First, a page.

ALMOST HUMAN (2013)
Story takes place in rural Maine and tells of ill-fated Mark (Josh Ethier), a man abducted into the sky one horrific night leaving his friend Seth (Graham Skipper) to carry the suspicion for his disappearance. Two years later Mark returns, but he’s not the same man he used to be and cuts a blood-soaked path back home to his girlfriend Jen (Vanessa Leigh), to give her the ‘family’ she’s always wanted.
Almost Human is a completely derivative, but still fun horror flick. It combines elements of Fire In The Sky, Invasion Of The Body Snatchers and John Carpenter’s The Thing, but has a bloody good time with those elements as it tells it’s much smaller scaled story. There are drawbacks. The acting is a bit wooden all around, the pacing is slow at times and, fun as it may be, we’ve seen it all before. Director/writer Joe Begos does try hard and manages to do a good job building some suspense and keeping us interested. The FX team also provide some effective make-up and gore to punctuate this horror tale with a lot of spurting blood and goo. Not a great movie, but an entertaining enough chiller for a night on the couch. Extra kudos to actress Vanessa Leigh for being a real trooper in performing one of the more graphic and disturbing scenes late in the film. Watch after the credits, too.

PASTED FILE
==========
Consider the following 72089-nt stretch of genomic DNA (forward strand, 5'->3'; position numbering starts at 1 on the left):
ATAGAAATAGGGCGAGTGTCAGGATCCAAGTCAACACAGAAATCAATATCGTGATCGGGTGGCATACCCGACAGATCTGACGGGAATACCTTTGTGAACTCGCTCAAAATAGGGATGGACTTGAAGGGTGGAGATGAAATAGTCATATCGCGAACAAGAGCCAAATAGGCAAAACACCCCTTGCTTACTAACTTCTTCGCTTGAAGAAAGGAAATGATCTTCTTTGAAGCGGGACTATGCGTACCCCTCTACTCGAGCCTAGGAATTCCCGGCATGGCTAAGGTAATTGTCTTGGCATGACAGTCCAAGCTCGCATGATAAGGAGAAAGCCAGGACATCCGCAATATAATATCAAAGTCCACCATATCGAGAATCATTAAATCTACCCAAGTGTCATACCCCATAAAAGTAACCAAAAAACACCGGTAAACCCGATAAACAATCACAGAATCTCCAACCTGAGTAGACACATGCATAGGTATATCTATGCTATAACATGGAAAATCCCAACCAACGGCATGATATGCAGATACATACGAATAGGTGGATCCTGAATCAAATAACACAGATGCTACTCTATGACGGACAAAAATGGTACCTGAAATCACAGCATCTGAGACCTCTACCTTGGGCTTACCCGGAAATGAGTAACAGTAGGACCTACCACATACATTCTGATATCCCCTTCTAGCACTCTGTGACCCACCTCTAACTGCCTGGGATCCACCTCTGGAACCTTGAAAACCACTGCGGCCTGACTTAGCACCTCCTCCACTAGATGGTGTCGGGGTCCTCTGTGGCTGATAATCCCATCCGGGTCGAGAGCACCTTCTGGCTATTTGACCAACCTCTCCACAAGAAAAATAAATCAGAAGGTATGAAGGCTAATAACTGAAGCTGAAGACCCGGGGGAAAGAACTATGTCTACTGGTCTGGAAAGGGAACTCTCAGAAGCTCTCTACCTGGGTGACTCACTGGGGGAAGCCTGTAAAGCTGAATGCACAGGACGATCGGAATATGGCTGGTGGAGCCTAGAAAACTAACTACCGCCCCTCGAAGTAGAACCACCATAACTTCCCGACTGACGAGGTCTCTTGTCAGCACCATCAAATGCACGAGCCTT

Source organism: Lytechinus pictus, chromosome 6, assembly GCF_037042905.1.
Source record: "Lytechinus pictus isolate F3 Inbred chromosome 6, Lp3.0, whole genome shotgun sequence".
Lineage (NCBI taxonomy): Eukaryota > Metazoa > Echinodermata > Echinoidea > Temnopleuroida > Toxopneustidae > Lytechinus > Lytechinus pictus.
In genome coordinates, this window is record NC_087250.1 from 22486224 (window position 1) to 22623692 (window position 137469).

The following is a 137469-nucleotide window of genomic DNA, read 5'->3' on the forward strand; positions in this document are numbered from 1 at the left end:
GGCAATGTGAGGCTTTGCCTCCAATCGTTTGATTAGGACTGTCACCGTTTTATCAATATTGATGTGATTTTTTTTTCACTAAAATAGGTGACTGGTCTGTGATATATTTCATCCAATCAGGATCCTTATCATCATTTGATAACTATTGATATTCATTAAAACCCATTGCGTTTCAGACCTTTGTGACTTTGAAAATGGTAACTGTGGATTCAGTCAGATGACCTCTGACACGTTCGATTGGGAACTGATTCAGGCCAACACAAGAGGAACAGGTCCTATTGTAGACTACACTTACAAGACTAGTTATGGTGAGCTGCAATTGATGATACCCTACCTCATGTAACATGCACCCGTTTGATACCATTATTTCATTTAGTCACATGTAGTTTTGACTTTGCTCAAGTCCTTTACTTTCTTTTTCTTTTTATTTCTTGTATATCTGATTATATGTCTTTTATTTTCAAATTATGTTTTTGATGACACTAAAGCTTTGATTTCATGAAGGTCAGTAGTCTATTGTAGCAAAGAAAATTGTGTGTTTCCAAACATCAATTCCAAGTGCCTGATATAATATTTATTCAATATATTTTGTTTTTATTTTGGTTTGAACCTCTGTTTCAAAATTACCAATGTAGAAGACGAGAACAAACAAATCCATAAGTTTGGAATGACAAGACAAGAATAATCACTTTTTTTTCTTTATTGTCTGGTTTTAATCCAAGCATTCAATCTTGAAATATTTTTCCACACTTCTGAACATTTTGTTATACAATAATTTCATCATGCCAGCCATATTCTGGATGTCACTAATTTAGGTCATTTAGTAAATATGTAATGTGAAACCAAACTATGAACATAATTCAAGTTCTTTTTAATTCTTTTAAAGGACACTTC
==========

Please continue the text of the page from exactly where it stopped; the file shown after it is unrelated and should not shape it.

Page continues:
Biggest failing of Brant Sersen’s found footage horror is that at no time does it ever feel like real footage that we are watching, or anything but actors in staged settings. Add to that, bad dialogue and some very amateur acting…and there is little to recommend. In a plot very reminiscent of Grave Encounters, we have a team of paranormal investigators from a fictional show called Ghost Trackers, investigating the infamous, abandoned Hillcrest Sanatorium where murder and death plagued the halls of it’s past. Obviously, their investigation leads to horrors beyond their imagination, though the film is never the least bit scary. We are never frightened, because it’s a series of weak and obvious set-ups acted out by amateur actors who never once appear to be anything but characters reading off a script. The whole point of found footage is to make us believe we are watching actual footage, events and people…something Sersen’s flick never achieves. At least there was good use made of the abandoned building setting and there was more bloodshed than usual in a flick like this. Otherwise, it’s a rather dull and forgettable attempt. At least the far more effective Grave Encounters, had the smarts to wink at it’s audience and have fun with it’s premise.
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